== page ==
People around the world say Canadians enjoy a superior quality of life.
The 2020 U.S. News & World Report ranking of the best countries around the world has Canada in second place after Switzerland, up from third place in 2019. The ranking is based on a survey of how countries are perceived globally. More than 20,000 people around the world rated 73 countries according to 75 metrics in nine categories such as power, entrepreneurship, and cultural influence.
Canada was ranked first for quality of life, second in “leading the world by example,” and third in terms of business opportunity.
“Being a good global citizen—leading the world by example—is often the ingredient that turns a respected country into a lauded one,” the outlet commented, noting that Canada has generous social safety nets and offers affordable health care and education. “Countries that care about human rights, gender equality, and religious freedom are the nations held up by academics, advocates, and others as examples worth imitating.”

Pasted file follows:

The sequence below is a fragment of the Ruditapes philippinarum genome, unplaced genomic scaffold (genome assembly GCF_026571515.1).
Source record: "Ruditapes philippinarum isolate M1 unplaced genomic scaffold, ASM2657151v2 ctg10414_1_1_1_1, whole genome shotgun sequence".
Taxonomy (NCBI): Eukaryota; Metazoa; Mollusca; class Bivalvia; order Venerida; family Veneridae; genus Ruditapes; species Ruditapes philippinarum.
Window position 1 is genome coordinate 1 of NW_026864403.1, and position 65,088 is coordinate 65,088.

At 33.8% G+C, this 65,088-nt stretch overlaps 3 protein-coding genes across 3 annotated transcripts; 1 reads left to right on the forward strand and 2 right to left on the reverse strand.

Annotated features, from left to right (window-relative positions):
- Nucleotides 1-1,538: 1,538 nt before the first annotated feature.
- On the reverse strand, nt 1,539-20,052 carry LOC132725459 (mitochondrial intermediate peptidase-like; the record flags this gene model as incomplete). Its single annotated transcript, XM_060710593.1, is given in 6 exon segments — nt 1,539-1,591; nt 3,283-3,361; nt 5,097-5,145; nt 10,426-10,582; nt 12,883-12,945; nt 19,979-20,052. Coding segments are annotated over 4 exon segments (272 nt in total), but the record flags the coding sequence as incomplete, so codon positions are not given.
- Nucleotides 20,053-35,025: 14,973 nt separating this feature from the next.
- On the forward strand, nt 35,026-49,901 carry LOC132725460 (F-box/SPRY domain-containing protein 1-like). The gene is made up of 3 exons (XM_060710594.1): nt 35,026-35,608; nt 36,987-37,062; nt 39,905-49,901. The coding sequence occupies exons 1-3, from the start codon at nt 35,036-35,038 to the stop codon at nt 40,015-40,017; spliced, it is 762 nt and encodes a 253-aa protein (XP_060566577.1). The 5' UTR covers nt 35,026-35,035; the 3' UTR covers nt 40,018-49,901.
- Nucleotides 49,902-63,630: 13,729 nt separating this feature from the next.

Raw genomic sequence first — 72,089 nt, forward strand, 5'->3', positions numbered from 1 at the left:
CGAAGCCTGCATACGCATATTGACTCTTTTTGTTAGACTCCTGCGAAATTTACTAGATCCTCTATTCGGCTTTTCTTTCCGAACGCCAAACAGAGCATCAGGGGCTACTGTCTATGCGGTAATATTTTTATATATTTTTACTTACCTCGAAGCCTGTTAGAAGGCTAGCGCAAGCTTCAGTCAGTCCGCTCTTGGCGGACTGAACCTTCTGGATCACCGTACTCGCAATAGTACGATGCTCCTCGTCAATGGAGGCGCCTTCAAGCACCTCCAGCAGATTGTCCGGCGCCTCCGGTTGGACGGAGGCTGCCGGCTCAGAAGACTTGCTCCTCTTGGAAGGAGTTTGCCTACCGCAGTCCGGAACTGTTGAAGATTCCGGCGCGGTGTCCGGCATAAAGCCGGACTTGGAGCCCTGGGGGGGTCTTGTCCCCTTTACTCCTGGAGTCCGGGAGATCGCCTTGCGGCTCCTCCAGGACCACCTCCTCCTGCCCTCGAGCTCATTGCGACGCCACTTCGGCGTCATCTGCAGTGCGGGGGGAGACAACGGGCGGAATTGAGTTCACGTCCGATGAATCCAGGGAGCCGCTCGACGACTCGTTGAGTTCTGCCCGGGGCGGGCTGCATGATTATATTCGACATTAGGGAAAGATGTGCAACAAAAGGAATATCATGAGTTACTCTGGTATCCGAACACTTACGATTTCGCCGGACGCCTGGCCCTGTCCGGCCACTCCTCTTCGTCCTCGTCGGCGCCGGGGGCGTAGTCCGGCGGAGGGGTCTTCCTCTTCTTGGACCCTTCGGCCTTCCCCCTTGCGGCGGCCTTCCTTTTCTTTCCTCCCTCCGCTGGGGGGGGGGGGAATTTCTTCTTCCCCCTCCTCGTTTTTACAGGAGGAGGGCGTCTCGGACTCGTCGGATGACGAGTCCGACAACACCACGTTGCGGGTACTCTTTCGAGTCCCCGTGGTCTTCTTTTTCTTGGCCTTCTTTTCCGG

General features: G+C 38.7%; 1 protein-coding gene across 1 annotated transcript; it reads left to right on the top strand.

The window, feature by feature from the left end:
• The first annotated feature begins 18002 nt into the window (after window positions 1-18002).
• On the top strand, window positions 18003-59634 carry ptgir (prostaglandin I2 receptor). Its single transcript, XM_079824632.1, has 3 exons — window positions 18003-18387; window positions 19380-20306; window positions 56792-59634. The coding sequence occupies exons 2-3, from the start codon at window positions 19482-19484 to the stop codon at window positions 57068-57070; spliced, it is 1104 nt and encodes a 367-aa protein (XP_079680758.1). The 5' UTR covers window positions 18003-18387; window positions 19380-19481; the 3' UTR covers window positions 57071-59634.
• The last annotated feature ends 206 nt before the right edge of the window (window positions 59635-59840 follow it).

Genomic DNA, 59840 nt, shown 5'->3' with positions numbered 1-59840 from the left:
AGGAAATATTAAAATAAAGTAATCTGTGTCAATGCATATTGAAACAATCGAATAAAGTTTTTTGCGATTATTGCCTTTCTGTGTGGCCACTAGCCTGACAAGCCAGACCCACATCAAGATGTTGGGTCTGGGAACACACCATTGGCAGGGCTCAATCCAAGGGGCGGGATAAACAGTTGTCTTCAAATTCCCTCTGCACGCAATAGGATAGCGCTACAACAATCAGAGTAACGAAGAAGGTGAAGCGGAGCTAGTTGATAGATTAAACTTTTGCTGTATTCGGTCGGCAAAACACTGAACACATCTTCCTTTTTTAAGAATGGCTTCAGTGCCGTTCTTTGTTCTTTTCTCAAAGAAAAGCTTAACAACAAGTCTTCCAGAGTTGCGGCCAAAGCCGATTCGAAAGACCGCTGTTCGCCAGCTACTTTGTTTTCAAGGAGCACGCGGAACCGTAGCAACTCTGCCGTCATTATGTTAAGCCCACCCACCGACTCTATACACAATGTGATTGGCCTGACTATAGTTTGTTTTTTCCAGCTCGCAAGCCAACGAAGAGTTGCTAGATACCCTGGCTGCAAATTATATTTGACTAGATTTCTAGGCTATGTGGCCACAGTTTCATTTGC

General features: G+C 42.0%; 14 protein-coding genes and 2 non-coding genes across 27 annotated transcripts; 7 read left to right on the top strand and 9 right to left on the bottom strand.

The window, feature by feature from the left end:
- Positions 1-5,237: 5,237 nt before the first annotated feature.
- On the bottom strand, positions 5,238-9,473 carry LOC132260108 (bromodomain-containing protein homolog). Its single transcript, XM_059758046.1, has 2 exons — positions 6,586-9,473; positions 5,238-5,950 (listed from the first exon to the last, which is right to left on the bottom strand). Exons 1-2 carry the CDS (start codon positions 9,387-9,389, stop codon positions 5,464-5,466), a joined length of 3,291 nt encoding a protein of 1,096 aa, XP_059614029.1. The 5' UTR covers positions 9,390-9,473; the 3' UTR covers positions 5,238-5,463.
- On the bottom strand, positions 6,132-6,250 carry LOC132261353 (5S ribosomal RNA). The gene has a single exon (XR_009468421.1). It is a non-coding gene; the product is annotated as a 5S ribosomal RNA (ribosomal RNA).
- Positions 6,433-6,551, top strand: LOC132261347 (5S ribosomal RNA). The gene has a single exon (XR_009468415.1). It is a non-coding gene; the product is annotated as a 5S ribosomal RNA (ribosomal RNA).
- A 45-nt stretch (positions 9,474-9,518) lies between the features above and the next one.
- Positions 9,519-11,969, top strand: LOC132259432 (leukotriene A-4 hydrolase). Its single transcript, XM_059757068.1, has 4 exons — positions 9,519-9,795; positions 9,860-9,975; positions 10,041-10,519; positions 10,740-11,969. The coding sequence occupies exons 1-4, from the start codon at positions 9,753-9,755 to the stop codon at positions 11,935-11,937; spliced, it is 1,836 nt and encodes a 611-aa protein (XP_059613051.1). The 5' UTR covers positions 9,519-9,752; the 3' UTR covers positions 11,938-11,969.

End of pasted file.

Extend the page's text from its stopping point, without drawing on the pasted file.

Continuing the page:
Canada first-place rating for quality of life is due to the high scores it earned for its job market, health care, and education. It also earned high scores for being economically stable and an ideal place to raise a family.
While the country ranked high in its care for human rights, the report noted that Canada still “faces national challenges related to the concerns of Indigenous people.”
There were some categories in which Canada got a low ranking, including affordability, military strength, and manufacturing costs. Oddly, Canada earned a score of 0 on 10 when respondents were asked whether it had a rich history, and asked how sexy we are, respondents gave us a score of 0.3.
After Switzerland and Canada, the top 10 countries were, in order, Japan, Germany, Australia, the United Kingdom, the United States, Sweden, the Netherlands, and Norway. China ranked 15th place and Russia 23rd. Lebanon ranked last.
“Despite being the foremost global power, the US still faces domestic challenges, including racial tensions, income inequality, and an increasingly polarized electorate,” the outlet wrote. “While national security is a concern, so too, is the debt incurred from wars and expenditures on an aging population. The US also leads the developed world in deaths due to firearms.”